Our team at Hootsuite has found that social networks not only prioritize posts from colleagues, but also have a greater impact on those posts. For example, with just one piece of content shared through Amplify – our social advocacy tool – more than 150,000 people can be reached by employees who share it on their own social networks. This is an effective way to reach more potential customers and test content before advertising spend is behind it.

"As we've seen over the years," says Cohen, "an employee advocacy program helps build brands, creating more revenue from our advertising campaigns." In this additional area, you can test what works and invest our advertising dollars in content that has been proven to be successful. "

Integrate your social lead tracking across teams

Once you've invested in the long game of an efficiently managed organic content calendar, you can start thinking about how to expand your reach beyond your loyal core followers to reach new audiences. As Cohen says, "Reach and lead generation are where ads become essential."

Automating manual tasks such as tracking leads can build a bridge between you and other teams that also focus on lead generation. This helps all teams save time and avoid duplication of work.

"We use tools that allow us to connect to multiple platforms to automate workflows between teams and track leads from social networks," said Cohen. For example, with Hootsuite Ads, which we can use to combine our search and social ads, we have set up automatic targeting and synchronized all of our Facebook leads between CRM accounts. Instead of manually uploading lead information from a CSV file, we can automatically keep our target groups connected. "

For large campaigns or other lead generation initiatives that go beyond our usual efforts, we provide an ad budget that enables us to reach specific customer groups with targeted content. "With this type of planning, we can map our advertising budgets quarterly and annually," says Cohen. "All of our metrics for these ads meet broader business objectives – and complement the lead generation efforts of the other teams we work with."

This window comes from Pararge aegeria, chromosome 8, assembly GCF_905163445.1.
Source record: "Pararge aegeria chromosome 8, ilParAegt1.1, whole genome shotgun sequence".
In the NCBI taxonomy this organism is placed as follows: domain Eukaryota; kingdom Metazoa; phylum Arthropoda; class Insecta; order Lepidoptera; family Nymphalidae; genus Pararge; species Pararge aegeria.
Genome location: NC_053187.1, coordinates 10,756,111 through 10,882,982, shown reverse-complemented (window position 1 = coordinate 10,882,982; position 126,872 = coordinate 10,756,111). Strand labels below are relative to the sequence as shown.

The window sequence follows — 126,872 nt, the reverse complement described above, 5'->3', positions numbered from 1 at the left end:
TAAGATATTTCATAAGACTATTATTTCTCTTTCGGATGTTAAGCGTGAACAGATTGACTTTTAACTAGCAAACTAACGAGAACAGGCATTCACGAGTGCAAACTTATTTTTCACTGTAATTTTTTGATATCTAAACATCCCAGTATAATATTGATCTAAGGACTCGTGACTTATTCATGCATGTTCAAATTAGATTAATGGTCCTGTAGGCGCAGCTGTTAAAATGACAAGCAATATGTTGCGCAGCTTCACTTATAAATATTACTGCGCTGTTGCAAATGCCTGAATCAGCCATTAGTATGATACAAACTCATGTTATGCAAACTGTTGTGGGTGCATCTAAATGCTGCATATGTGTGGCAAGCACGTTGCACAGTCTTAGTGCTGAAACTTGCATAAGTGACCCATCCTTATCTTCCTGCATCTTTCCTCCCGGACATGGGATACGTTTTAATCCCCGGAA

Analyze your organic and paid metrics together

It's almost impossible to track the return on investment if you don't get a bird's eye view of all of your organic and paid content. This will give you a complete picture of how everything works together.

"There is no way to manage everything if we didn't all work on one platform," said Cohen. "It is important to track metrics and share our results with the company."

Our ROI tool Hootsuite Impact is our central source of truth: “With the dashboard we can see the performance of posts in real time and make changes immediately. If something doesn't go well, we know immediately and can change our strategy. We can also analyze data from organic and paid posts together or separately with Impact – which is very useful. In this way, we can access all of our measurement data for weekly, monthly and quarterly reporting. "

Be picky about what you measure

Just because there is a lot that you can measure social, doesn't mean you should measure everything. The write-up remains a complex challenge for social marketers. If you are buried in the flood of the measurable instead of focusing on what you should measure, you will go further astray.

"It's always surprising for me when people in other organizations say that they spend all this advertising money and don't really know where it's going," says Abrami. "If you don't know what you're tracking, you won't be effective. There are too many things you can measure, so you need to clearly define your goals and metrics. Otherwise, you will lose yourself looking at data that what you need to know as a company are not that relevant. "

Focus on the metrics that are most useful for your team's KPIs and work from there. "You have to be selective," says Abrami. "This is the secret to success. If you focus on the laser with what you have to measure and why, it is easier to report on the success of the actual program."